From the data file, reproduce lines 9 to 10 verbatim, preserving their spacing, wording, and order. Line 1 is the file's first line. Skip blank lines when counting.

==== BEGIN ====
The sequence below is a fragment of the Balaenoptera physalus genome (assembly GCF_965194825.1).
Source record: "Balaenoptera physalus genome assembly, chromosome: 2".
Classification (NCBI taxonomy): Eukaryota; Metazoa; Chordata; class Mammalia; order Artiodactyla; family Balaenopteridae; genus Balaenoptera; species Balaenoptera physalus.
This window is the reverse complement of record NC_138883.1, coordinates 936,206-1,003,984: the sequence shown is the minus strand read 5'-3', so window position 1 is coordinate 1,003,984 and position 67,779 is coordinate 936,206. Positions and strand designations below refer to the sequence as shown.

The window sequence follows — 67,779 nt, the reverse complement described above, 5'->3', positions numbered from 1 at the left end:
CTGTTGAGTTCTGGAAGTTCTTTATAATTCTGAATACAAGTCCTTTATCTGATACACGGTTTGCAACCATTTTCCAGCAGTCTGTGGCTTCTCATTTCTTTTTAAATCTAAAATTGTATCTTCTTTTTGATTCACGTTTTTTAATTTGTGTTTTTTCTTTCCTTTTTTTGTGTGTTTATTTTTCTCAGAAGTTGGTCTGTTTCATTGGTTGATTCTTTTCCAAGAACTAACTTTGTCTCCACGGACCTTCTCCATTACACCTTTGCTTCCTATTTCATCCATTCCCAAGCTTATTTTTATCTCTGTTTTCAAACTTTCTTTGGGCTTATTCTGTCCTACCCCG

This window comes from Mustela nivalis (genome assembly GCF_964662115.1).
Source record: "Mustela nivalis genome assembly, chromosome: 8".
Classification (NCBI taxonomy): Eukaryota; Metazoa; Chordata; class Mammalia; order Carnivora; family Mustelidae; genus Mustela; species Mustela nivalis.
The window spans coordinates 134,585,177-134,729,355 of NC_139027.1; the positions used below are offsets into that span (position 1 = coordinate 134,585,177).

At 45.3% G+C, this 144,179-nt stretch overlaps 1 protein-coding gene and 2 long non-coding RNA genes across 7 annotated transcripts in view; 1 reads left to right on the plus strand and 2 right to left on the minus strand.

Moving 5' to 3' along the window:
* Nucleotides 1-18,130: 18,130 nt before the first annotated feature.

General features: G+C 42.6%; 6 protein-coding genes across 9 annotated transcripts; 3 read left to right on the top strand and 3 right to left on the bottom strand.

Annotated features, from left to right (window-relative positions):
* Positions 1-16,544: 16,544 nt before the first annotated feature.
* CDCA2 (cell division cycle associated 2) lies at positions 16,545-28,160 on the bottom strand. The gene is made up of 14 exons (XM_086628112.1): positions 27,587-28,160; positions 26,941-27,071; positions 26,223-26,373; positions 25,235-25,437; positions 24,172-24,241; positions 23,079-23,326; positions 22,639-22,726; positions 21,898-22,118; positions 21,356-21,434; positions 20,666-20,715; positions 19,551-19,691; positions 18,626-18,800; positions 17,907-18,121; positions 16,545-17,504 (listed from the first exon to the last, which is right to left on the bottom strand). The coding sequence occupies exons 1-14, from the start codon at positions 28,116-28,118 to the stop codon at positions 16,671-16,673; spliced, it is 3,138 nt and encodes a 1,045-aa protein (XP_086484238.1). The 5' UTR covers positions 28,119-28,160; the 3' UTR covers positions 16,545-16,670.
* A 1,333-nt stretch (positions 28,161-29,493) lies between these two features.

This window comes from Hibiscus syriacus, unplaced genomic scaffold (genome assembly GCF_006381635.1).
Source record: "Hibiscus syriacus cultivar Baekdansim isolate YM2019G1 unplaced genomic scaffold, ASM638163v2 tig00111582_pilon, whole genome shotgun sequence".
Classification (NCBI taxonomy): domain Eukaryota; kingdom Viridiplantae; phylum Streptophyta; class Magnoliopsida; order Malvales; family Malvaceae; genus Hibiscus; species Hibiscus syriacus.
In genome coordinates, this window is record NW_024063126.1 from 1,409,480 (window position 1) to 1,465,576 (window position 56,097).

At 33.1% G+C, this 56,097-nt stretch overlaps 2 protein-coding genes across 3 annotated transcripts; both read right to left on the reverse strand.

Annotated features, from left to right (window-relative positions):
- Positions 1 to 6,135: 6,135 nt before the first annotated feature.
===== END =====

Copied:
Classification (NCBI taxonomy): Eukaryota; Metazoa; Chordata; class Mammalia; order Carnivora; family Mustelidae; genus Mustela; species Mustela nivalis.
The window spans coordinates 134,585,177-134,729,355 of NC_139027.1; the positions used below are offsets into that span (position 1 = coordinate 134,585,177).